Intestinal Malrotation Foundation
Spreading Awareness and Offering Resources to Families Dealing with Intestinal Malrotation

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Intestinal Malrotation Stories

Elliston's Intestinal Malrotation Story

Our story begins at Memorial Hermann Hospital in Sugar Land, Texas. Elliston Grant Salmon was born via c-section after he decided he was ready to see the world at exactly 37 weeks.

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During our stay in the hospital we noticed certain things were amiss. Elliston would act as though he was choking or swallowing something back. It was alarming enough that we mentioned it to the nursing staff. We were brushed off and told everything was normal. “Must be new mom jitters,” they said, even though he was our second child.

His spit up continued to be neon yellow, but again - attributed to being normal. “Must be amniotic fluid” they assured us. He was looked over by the neonatologist and we were given the green light to go home.

We were discharged at 4 p.m., but soon after arriving home he started to projectile vomit green bile. By 6 p.m. we were sitting in the ER of the same hospital we had just been discharged from. The ER was packed that evening, but within minutes he was rushed to a room and an ultrasound was ordered.

Elliston continued to throw up during his ultrasound. It was such a large amount, I couldn’t comprehend how a three day old baby had that much fluid in his body. At that moment I wondered if he would make it, something seemed so terribly wrong. My precious baby was soaked in vomit from his hair to his toes.

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The ER staff made the decision to take him by ambulance to a larger city hospital in Houston. Elliston’s ultrasound was inconclusive, but the emergency department’s chief physician suspected intestinal malrotation and volvulus based on his symptoms. By midnight I kissed my baby goodbye and told him everything would be ok as they rushed him out of the ER and into an ambulance with my husband by his side.

I had to make the incredibly painful decision to stay behind because I had started to feel very ill as a result of my c-section. I physically could not be present with Elliston at that moment and it tore me apart.

I went to my parents house that night but knew I’d never sleep. I kept feeling the need to throw up, but couldn’t.

I got a phone call from a man who will forever be an angel to us, Elliston’s surgeon, Dr Myron Allukian. I distinctly remember him saying he wanted to talk to me personally rather than having my husband try to relay information. He told me my son was in critical condition and that they needed to do exploratory surgery to find out what was wrong. He said they would do everything they could, but my baby might not make it.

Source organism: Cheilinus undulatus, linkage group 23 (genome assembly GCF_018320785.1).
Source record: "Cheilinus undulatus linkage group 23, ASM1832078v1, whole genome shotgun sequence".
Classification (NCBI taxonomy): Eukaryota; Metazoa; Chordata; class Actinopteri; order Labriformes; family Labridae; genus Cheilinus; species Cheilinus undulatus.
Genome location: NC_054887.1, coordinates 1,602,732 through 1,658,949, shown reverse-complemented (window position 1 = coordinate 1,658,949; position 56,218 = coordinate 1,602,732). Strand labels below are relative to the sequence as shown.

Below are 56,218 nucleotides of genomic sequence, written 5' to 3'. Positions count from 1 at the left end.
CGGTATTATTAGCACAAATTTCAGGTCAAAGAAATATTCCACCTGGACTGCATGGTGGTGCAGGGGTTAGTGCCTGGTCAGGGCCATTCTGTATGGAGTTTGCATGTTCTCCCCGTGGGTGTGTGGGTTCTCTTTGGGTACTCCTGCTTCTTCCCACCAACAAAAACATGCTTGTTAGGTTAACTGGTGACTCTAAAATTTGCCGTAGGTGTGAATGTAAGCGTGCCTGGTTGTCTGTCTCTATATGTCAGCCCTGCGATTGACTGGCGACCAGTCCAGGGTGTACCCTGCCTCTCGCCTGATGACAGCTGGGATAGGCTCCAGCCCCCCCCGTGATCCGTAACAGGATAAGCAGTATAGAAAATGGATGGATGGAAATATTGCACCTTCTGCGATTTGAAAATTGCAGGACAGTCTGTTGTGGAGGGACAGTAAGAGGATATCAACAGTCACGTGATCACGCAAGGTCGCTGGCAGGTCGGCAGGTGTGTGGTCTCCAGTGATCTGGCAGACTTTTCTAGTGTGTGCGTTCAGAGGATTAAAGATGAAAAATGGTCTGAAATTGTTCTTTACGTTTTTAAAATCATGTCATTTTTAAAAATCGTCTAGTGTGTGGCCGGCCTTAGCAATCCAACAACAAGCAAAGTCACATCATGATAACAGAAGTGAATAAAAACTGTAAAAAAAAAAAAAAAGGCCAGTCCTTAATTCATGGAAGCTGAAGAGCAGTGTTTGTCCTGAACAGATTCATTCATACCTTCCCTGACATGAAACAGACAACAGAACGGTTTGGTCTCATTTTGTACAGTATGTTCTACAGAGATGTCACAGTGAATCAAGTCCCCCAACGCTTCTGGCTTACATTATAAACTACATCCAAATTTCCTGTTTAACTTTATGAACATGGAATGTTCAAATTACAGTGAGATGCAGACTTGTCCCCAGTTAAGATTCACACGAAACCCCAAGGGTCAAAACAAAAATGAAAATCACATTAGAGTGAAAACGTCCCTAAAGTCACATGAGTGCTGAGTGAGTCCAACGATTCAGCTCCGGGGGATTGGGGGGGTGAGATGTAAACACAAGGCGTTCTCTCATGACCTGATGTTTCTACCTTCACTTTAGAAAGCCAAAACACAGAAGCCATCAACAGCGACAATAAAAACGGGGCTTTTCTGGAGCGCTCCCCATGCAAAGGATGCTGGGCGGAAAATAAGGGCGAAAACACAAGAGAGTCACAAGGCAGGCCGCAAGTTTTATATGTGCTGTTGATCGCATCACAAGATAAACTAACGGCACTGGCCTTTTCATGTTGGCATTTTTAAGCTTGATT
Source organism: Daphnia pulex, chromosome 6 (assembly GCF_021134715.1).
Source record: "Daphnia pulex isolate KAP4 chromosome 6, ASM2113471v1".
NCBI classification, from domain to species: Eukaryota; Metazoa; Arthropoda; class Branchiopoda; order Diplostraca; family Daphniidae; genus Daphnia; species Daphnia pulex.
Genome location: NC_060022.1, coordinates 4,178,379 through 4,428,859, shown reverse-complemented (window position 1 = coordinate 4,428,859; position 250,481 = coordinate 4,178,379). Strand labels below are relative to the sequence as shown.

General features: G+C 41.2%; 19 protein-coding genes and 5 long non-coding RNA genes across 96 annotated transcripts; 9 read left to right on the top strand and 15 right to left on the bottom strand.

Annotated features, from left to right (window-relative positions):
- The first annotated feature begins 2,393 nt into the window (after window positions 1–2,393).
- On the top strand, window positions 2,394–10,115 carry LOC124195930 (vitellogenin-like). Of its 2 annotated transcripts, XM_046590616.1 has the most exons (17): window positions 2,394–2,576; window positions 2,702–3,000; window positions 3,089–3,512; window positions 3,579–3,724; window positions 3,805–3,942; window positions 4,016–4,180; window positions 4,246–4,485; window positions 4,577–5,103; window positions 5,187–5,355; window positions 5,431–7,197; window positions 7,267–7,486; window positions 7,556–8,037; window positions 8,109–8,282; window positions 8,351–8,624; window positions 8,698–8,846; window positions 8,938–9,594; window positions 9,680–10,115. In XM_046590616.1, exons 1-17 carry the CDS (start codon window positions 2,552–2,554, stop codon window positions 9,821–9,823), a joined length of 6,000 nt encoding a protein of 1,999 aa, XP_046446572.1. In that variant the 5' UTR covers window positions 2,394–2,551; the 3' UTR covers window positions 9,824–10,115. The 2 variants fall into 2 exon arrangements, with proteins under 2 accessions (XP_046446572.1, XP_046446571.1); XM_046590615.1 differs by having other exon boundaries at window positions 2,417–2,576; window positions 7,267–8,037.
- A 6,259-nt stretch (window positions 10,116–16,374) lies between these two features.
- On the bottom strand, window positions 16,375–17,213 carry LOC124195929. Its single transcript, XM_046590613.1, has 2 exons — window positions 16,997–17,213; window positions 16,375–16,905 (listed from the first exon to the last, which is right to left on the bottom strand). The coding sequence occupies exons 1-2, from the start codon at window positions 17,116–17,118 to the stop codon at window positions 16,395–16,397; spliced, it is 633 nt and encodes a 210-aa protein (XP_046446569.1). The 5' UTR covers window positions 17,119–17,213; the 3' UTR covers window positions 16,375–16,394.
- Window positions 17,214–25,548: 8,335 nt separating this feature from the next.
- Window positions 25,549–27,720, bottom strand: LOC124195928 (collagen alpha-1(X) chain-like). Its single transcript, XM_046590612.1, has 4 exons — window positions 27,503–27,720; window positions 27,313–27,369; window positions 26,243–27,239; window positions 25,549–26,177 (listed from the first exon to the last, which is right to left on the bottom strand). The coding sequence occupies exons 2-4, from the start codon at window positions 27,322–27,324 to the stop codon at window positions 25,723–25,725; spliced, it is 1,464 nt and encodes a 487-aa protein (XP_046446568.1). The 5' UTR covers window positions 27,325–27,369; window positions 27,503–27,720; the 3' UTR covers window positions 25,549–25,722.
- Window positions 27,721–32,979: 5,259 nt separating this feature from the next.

At that point, I let out a wail I didn’t even know was human. It was truly the darkest moment of my entire life. I simply had to wait and listen for the phone to ring, not knowing what the voice on the other end would say.

Four hours later I finally got the call. My son was alive. He made it. The surgeon saved his life.

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It was confirmed that Elliston had intestinal malrotation with volvulus. His surgeon said he went through Elliston’s intestines twice to make sure every kink was out and they were perfectly placed. His surgeon said that because of how quickly we brought him in, and how quickly the emergency room responded and sent him into surgery, his bowels were “perfectly intact and beautiful.”

I arrived at the hospital that day and found my baby in the ICU hooked up to monitors and machines. I had never been in such admiration of someone so small. He was so, so strong.

We spent the next 11 days going from ICU, to the pediatric floor, to the NICU. We had many ups and downs with TPN, waiting agonizing days for them to put in a PICC line. He also ended up with severe jaundice that almost required a blood transfusion.

For me, one of the most notable moments in Elliston’s recovery was when he was finally able to have breast milk by mouth, after going so many days without feeding. After that he began to thrive, he started having bowel movements and was finally ready to go home. We spent the next several weeks learning to manage his reflux and gas issues. Today you would never know from the outside that anything happened, he is a healthy thriving little boy. Elliston will forever be my hero and my warrior. I aspire to have his strength for the rest of my life!

 

If you would like to share your experience with intestinal malrotation, please send us an email for more information.